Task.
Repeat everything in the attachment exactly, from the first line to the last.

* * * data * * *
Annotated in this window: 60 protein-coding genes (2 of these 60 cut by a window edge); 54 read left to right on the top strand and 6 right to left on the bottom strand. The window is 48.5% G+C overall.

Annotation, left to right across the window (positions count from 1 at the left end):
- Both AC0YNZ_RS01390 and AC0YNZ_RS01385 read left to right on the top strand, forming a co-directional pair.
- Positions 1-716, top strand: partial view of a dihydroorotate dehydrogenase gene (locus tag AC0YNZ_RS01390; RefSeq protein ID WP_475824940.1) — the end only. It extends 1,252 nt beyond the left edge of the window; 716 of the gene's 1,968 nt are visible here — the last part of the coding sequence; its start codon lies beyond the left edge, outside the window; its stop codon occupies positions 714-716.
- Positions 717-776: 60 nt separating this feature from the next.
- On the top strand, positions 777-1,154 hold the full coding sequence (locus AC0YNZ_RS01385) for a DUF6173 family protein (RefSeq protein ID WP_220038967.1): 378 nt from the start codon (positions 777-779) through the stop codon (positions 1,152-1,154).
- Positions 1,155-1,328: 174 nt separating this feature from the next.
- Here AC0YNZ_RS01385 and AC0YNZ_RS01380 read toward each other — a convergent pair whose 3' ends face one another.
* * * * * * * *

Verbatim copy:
Annotated in this window: 60 protein-coding genes (2 of these 60 cut by a window edge); 54 read left to right on the top strand and 6 right to left on the bottom strand. The window is 48.5% G+C overall.

Annotation, left to right across the window (positions count from 1 at the left end):
- Both AC0YNZ_RS01390 and AC0YNZ_RS01385 read left to right on the top strand, forming a co-directional pair.
- Positions 1-716, top strand: partial view of a dihydroorotate dehydrogenase gene (locus tag AC0YNZ_RS01390; RefSeq protein ID WP_475824940.1) — the end only. It extends 1,252 nt beyond the left edge of the window; 716 of the gene's 1,968 nt are visible here — the last part of the coding sequence; its start codon lies beyond the left edge, outside the window; its stop codon occupies positions 714-716.
- Positions 717-776: 60 nt separating this feature from the next.
- On the top strand, positions 777-1,154 hold the full coding sequence (locus AC0YNZ_RS01385) for a DUF6173 family protein (RefSeq protein ID WP_220038967.1): 378 nt from the start codon (positions 777-779) through the stop codon (positions 1,152-1,154).
- Positions 1,155-1,328: 174 nt separating this feature from the next.
- Here AC0YNZ_RS01385 and AC0YNZ_RS01380 read toward each other — a convergent pair whose 3' ends face one another.